Saturday, March 26, 2011

Cheap tools for kindergarten (Part 3)

This is an old post, but it fits right in my kindergarten instructional materials series, so I'm tossing it in, slightly modified.

In the olden days, a camera (like a car motor) could be grasped with a little bit of sense and a dollop of curiosity.

Light traveled through a piece of glass, a lens you could screw off the camera. Hold the lens a foot or two away, and the image flipped.

The lens was attached to a box that had a shutter you opened and closed to let in the light. You could vary the time it was open. You could vary how large the opening was.

The light was focused on film, a strip of plastic (originally a wet concoction of cellulose and other stuff to make "dope"), that reacted to the light. High school kids could hang out in dark rooms developing film (and a finer sense of anatomy).

The whole process was tangible. (That the dark room featured a red light added to the, um, tangibility.)

For kicks you could make a shoe box pinhole camera, and take interesting photos with unreal depth of field. Cool and cheap, when cheap was cool.

So what does this have to do with today's savvy kindergarten set?

First, though, all you young'uns who never saw a pinhole camera before need to gather a toilet paper roll, a piece of waxed paper, a piece of aluminum foil, and a couple of rubber bands.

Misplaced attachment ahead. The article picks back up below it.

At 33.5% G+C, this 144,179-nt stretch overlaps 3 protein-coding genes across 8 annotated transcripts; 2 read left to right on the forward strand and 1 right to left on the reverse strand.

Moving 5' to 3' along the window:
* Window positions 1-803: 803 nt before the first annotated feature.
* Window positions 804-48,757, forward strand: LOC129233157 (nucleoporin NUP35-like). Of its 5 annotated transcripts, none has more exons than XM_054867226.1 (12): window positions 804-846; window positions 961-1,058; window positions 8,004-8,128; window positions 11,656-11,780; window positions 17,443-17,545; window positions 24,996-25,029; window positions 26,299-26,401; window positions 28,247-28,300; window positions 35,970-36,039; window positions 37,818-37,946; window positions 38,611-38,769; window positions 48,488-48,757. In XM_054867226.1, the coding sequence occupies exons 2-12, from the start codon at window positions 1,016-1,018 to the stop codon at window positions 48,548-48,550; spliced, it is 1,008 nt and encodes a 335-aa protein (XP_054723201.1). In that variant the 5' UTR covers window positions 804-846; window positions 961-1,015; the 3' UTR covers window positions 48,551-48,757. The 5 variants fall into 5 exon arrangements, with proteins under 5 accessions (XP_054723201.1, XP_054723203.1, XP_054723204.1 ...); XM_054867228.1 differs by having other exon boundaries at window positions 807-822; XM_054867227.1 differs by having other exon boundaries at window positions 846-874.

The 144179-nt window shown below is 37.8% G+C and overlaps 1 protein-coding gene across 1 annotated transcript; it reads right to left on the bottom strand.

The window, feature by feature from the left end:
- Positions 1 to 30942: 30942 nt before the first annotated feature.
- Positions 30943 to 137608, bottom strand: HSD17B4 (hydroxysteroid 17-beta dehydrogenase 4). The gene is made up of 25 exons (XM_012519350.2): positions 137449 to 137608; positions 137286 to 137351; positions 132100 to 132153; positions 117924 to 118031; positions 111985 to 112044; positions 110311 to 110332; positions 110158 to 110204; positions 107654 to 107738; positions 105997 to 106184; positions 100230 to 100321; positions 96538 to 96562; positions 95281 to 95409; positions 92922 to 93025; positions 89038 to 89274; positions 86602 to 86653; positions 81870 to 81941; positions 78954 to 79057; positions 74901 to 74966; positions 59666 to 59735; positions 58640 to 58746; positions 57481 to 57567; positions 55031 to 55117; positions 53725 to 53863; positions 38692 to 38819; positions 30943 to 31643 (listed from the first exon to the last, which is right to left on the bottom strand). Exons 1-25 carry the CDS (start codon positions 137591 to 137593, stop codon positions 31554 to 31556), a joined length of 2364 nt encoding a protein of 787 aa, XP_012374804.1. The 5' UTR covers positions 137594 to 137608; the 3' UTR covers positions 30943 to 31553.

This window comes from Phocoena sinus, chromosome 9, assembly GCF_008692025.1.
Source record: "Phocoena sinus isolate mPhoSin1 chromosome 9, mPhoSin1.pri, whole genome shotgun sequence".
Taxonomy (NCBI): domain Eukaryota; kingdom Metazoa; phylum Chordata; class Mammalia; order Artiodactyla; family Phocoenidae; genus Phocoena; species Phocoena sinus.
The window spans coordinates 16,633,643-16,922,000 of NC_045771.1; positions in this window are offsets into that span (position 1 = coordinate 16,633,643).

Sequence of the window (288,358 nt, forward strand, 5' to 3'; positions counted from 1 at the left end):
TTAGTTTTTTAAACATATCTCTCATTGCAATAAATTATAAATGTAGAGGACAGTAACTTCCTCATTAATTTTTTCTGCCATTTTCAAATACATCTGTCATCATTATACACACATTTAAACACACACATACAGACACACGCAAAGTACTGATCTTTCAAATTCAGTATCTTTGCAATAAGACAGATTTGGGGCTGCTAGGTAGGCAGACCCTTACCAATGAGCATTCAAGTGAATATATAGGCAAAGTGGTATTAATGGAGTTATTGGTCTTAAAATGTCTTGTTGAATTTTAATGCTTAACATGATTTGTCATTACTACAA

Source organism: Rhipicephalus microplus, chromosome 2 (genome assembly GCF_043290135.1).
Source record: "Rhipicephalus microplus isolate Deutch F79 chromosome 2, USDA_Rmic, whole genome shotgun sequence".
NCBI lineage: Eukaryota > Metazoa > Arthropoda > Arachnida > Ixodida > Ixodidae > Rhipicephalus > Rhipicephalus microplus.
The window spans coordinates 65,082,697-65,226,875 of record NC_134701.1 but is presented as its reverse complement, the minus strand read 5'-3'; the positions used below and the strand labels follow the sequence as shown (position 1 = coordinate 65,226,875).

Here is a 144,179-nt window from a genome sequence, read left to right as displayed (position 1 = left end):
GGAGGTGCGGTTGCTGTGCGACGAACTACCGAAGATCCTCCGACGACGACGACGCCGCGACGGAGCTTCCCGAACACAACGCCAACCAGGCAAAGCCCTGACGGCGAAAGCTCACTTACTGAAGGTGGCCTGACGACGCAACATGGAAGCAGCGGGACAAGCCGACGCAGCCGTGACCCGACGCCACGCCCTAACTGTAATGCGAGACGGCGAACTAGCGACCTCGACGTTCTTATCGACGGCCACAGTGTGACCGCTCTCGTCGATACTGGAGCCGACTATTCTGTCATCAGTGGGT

(No, you can't do this get to use all 10 fingers for this. That's a pun, son....)

Put a small hole in the foil, attach it to one end of the tube, with the hole centered. Fold the waxed paper over the other end. Yep, use the rubber bands to hold it all together.

Point the aluminum side at a bright light source, focus on the waxed paper screen, and tell me what you see. Move it around a bit, what happens?

[OK, for those who cannot help themselves, I'll save you the trip to Google--you will see an upside-down image that moves oppositee to the direction you move the camera.]

That's the observation, now here's the question--how can an image flip if there are no lenses? What can you infer about the property of light (at least here in our Newtonian sensate universe)?

And I will leave this open for now....

An oatmeal box with a translucent lid works even better! Just put a pinhole in the bottom.


Anonymous said...

I love all these. When my kids were small, "Beakman's World" tv show was a great resource for science toys. I particularly like the can that comes back to you, but every show had one item that a kid could do from stuff at home, and it would lead to more questions. The advantage of the tv program was that the kids could see the demonstration, so they wanted to make their own to test whether it really worked like on tv. (How did they become so skeptical? I have no idea.)Anyway, there are lots of these on youtube now.

doyle said...

Dear Anonymous,

Thank you for your kind words,

There is an advantage to seeing demos on television, but there's also something to letting kids fart around.

There's some literature supporting the Farting Around Reveals Truths (FART) school of thought.

You may have inspired another post....